8. I have vacation time, but I don’t want to spend it inside a conference room for two days– Some conferences organize tours to attractions for attendees and their family members, so everyone can have fun. Try one day in the lecture halls, and spend the other day seeing the city or the nearby sites.
9. My spouse/family member/ significant other doesn’t want to go to the conference - How about a genealogy vacation that combines the fun of a tour or a cruise with short workshops and lectures? Genealogy cruises offer something for the whole family, and then during days at sea, or other off times, the genealogists meet up for short sessions. Attending a conference in another city can be a compromise, where perhaps one adult and the kids go to the beach or theme parks when the other goes to the lecture hall. Being willing to share together time with a little bit of research or conference time can make the whole trip work out! And your family member doesn’t have to step inside the lecture hall at all.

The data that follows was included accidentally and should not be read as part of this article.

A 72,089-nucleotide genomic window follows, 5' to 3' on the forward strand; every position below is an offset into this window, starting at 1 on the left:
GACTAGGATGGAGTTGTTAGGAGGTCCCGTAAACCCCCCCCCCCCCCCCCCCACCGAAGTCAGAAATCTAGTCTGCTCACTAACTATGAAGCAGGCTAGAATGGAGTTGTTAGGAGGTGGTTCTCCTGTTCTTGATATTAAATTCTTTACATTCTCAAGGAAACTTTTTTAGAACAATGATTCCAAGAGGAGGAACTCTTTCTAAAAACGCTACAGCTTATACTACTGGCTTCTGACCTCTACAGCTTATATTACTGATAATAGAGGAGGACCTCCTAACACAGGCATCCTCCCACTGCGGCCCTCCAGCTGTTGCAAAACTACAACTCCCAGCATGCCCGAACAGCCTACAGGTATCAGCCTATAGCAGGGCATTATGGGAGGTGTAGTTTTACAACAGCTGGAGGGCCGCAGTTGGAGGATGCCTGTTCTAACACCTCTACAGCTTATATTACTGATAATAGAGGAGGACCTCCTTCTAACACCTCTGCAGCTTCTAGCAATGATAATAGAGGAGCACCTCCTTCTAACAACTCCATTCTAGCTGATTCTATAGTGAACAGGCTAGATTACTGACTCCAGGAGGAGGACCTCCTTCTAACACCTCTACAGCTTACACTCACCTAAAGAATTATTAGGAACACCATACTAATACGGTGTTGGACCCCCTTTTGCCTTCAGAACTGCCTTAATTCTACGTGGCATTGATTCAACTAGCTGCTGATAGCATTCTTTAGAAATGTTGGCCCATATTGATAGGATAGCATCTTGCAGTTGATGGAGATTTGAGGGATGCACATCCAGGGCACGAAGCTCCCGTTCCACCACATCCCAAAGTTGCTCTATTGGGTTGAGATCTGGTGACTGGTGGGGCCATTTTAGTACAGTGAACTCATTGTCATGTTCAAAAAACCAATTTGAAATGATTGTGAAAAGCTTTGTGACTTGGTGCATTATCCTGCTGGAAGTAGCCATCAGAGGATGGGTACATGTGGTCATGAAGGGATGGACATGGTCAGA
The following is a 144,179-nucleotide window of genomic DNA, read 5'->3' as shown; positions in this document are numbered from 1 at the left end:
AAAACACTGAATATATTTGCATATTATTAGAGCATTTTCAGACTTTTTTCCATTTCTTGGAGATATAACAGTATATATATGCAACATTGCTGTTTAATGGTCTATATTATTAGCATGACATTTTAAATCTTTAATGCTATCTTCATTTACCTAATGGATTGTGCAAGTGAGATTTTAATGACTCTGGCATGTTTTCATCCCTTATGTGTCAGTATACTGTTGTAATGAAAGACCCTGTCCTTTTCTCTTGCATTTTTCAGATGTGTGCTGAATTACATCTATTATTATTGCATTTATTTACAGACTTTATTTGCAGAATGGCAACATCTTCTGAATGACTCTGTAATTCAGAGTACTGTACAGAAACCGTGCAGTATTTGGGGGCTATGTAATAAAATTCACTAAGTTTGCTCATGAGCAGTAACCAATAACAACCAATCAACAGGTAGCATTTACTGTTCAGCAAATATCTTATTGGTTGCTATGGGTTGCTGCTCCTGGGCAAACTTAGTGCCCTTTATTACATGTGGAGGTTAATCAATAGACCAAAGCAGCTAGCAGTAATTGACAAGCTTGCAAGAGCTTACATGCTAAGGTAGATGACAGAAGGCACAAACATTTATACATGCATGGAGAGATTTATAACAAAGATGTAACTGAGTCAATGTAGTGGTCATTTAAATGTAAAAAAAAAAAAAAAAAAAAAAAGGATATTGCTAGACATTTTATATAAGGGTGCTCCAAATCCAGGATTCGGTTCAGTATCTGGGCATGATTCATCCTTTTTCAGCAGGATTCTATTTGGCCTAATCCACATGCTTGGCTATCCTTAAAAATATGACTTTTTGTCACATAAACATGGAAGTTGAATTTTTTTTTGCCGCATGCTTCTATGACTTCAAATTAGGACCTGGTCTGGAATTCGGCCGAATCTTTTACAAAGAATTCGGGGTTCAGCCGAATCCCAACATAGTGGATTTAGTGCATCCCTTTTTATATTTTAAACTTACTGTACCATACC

10. I feel funny going alone - Going alone can be fine! You can use social media (Facebook is a great example) to find out who else is going, and look for them once you arrive. Plan a few meetups with your Facebook friends. Look for a room mate to share a hotel room on Facebook or through your local genealogy club. If you chat up the people sitting near you in the lecture hall, you’ll make friends to meetup with for lunch. Everyone has a name tag, so use it to introduce yourself. Look for people from your own town or state (it’s usually under the name on the name tag), and ask them about their own research. If you know genealogists, we love to talk about our own families, so you now have the perfect ice breaker for making new friends at a conference. Look for special interest groups (SIGs) where you can sit down and chat with people about certain themes or topics in genealogy. I guarantee you will have a good time even if you go alone.
NERGC 2015 www.NERGC.org
NERGC 2015 www.NERGC.org
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Copyright © 2015, Heather Wilkinson Rojo